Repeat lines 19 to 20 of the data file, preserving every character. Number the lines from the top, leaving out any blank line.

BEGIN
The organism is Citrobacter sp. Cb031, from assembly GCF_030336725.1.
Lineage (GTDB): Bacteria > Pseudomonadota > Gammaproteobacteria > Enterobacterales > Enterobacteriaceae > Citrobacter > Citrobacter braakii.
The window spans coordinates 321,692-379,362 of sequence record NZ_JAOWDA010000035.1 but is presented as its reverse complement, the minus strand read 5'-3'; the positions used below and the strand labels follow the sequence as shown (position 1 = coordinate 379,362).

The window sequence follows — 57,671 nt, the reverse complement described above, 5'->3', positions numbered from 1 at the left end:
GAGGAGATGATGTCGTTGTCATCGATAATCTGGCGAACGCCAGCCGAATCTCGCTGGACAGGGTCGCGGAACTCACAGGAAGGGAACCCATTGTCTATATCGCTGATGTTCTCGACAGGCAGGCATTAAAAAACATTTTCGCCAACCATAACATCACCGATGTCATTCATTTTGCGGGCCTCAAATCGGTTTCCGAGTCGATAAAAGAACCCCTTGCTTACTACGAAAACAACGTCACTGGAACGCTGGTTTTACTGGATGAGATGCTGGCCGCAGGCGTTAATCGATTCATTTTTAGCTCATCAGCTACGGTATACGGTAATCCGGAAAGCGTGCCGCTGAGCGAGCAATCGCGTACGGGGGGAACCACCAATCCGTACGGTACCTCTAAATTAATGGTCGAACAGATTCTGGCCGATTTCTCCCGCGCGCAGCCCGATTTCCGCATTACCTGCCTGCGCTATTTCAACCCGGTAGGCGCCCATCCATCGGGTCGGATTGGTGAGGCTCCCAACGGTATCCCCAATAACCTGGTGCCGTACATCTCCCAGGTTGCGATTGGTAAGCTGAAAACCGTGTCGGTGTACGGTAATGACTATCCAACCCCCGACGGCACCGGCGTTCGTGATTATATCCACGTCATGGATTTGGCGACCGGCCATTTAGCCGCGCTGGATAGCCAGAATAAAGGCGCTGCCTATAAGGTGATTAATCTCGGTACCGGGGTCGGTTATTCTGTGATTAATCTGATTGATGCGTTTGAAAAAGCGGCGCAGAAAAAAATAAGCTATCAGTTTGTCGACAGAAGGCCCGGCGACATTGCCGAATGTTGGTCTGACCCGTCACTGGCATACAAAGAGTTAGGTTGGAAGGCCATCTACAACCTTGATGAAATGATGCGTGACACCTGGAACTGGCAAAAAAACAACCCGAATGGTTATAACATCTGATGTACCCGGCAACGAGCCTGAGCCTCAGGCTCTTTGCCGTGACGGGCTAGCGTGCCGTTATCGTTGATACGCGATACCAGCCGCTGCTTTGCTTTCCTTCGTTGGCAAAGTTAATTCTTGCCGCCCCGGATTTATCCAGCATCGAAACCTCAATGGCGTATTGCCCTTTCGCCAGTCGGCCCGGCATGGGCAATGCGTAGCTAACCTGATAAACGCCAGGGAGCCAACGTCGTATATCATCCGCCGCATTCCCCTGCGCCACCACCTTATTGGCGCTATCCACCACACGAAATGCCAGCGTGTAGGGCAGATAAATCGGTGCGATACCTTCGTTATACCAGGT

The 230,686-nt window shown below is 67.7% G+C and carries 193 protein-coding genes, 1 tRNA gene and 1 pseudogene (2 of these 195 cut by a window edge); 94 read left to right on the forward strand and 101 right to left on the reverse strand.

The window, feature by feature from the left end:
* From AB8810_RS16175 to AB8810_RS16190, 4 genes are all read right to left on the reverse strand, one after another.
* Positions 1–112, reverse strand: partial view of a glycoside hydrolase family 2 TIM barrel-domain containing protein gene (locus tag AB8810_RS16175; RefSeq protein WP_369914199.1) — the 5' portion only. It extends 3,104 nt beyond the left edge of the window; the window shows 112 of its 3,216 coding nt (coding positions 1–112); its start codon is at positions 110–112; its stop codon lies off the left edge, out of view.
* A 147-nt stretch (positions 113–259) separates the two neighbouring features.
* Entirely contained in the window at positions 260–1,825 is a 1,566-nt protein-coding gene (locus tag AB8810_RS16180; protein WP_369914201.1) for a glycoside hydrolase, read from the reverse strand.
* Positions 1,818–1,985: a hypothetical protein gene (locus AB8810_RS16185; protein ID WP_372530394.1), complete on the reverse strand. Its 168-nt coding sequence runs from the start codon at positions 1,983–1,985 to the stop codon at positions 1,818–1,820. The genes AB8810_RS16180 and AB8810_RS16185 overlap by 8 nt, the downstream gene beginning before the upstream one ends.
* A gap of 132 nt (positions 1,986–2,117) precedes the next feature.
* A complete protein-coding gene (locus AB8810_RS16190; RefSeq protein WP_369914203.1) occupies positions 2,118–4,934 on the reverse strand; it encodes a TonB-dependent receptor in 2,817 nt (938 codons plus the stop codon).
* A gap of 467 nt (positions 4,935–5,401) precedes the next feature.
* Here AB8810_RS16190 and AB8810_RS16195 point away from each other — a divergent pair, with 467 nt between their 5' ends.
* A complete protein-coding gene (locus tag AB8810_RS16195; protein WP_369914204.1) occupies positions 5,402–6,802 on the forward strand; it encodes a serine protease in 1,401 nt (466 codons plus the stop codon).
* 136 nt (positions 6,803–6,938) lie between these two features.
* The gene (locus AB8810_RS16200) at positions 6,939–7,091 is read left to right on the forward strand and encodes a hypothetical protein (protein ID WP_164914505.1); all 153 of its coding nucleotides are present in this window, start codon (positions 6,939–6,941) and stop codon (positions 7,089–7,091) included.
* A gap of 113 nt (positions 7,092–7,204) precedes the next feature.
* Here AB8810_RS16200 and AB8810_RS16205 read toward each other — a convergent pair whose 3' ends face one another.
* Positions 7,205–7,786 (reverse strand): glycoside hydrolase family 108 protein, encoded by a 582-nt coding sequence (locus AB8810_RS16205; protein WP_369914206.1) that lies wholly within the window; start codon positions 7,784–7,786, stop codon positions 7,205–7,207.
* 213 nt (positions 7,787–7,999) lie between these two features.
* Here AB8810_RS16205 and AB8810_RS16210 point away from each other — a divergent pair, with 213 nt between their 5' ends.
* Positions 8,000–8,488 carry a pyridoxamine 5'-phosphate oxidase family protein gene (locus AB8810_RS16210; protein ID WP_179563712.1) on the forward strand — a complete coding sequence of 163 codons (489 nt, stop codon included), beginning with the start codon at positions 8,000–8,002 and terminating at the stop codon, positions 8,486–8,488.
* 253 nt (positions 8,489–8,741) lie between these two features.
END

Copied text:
* The gene (locus AB8810_RS16200) at positions 6,939–7,091 is read left to right on the forward strand and encodes a hypothetical protein (protein ID WP_164914505.1); all 153 of its coding nucleotides are present in this window, start codon (positions 6,939–6,941) and stop codon (positions 7,089–7,091) included.
* A gap of 113 nt (positions 7,092–7,204) precedes the next feature.